Note: If the MMA agent is currently sending data, then query 2 below will be needed to ensure data is being sent by the AMA agent.

  • Click on “Logs”
    • Run the query below.

Search “Server Name”
| summarize count () by $table

 

Data from multiple tables should now be found.

PaulBergson_45-1704989663456.png

 

To further ensure the data is coming specifically from the AMA agent run the following query. The “Category” column contains the agent that uploaded the data to the LAW.

Heartbeat
| project Computer, Category

PaulBergson_46-1704989663105.png

 

Creating a DCR for Linux Machines

  • Browse to the Azure “Monitor” blade and select “Data Collection Rules”.

PaulBergson_47-1704989663421.png

 

  • Select “Create.
  • Enter Rule Name.
  • Subscription.
  • Resource Group.
  • Region.
    • This needs to be in the same location as the Log Analytics Workspace.
  • Platform Type.

PaulBergson_48-1704989663161.png

 

  • Select “Next: Resources >”.
  • Click on the “Add resources”.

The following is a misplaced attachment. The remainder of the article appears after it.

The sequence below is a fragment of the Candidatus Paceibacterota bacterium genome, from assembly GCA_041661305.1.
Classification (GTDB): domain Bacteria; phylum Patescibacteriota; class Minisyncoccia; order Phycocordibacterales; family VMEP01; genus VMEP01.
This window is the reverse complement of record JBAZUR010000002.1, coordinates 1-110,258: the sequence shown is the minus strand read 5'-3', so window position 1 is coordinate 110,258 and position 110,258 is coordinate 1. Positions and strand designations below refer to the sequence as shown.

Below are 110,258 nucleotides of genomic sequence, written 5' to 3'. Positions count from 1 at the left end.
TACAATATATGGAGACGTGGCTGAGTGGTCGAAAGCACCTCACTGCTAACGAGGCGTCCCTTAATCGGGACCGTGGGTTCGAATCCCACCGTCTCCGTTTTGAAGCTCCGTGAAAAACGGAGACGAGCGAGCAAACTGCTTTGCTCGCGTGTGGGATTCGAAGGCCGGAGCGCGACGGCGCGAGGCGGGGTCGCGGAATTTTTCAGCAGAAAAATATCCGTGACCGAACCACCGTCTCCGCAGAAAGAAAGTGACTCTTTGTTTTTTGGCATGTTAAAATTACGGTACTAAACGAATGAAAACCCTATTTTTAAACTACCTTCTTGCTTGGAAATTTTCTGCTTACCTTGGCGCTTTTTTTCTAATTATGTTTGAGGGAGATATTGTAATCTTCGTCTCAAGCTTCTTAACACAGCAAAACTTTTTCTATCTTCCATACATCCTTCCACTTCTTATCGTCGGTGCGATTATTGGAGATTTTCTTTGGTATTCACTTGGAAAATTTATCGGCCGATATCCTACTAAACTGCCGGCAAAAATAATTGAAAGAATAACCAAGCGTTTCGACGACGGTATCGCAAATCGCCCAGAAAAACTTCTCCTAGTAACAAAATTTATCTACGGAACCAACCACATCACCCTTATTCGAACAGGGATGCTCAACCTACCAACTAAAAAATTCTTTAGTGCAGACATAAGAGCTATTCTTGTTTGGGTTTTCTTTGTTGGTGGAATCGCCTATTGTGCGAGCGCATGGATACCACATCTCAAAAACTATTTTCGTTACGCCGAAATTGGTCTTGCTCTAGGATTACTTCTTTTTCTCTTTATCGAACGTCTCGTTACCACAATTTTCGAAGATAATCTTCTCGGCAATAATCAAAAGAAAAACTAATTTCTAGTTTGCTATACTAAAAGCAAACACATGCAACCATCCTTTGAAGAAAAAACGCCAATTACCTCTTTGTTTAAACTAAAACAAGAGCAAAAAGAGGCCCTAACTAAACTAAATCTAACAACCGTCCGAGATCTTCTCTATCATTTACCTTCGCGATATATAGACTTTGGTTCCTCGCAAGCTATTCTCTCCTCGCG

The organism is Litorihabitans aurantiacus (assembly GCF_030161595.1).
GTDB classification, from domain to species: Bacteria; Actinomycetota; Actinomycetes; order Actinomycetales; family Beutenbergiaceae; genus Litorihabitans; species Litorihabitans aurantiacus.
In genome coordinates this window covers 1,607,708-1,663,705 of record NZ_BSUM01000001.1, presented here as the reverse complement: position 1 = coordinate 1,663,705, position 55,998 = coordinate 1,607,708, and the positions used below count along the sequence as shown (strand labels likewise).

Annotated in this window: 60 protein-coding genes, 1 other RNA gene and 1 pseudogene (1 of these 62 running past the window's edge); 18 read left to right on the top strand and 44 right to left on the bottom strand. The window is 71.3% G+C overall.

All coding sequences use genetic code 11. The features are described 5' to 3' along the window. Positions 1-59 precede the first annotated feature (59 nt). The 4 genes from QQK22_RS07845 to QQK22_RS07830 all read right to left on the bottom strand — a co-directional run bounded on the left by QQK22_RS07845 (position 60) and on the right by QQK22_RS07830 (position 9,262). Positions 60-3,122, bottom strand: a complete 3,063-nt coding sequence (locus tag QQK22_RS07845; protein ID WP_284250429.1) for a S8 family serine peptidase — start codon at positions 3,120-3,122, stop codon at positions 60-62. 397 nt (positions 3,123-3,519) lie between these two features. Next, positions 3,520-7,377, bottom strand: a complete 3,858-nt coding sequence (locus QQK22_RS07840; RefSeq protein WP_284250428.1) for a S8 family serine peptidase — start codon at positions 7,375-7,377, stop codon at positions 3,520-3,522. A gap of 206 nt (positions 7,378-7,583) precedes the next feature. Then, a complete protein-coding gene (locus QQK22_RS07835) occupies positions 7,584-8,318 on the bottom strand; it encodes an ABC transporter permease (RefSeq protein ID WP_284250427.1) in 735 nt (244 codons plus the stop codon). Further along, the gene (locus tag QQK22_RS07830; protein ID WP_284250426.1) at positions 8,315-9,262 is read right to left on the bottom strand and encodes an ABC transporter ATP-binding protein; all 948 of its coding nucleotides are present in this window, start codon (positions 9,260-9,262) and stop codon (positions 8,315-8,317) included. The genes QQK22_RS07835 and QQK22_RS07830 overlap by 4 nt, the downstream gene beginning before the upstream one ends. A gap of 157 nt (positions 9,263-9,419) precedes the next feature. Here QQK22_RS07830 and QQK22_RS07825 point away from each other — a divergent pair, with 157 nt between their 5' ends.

PaulBergson_49-1704989663160.png

 

  • Drill down through the subscription to find a resource. In this example I have selected a single host “Ubuntu-01”. The DCR rules created for this host will be used to apply against all the machines that fall within the Azure Policy.
  • Click “Apply”.

PaulBergson_50-1704989663123.png

 

  • Select “Next: Collect and deliver >”.
  • Select “+ Add data source”.
  • Select “Data source type”.
    • In this example we will select “Linux syslog”.

At this point here is a key difference from the MMA agent. The data can now be filtered. For now, the example shown will choose the complete set of Event from a log file, but they could be filtered using an XPath definition.

Before we continue on, I just wanted to show that if the “Custom” definition of logs is selected, it can be noted that there are no logs being collected.

  • Review the level of logging to capture the logs for each “Facility”.

PaulBergson_51-1704989663261.png

 

PaulBergson_52-1704989663363.png

 

  • Select the “Destination” tab.
    • Select “Destination type”, “Subscription” and “Account or namespace”.
    • Click the “Add destination” button.

PaulBergson_53-1704989663252.png

 

  • Select “Add data source”.
  • Select “Next: Review + Create >”.

PaulBergson_54-1704989663140.png

 

  • Select “Create”.
  • Select “Go to Resource”.
  • From the “Overview” blade, select the “JSON View”.
  • In a later step you will need to copy the “Resource ID”.

PaulBergson_55-1704989663118.png

 

Using Azure Policy to install the Linux Azure Monitoring Agent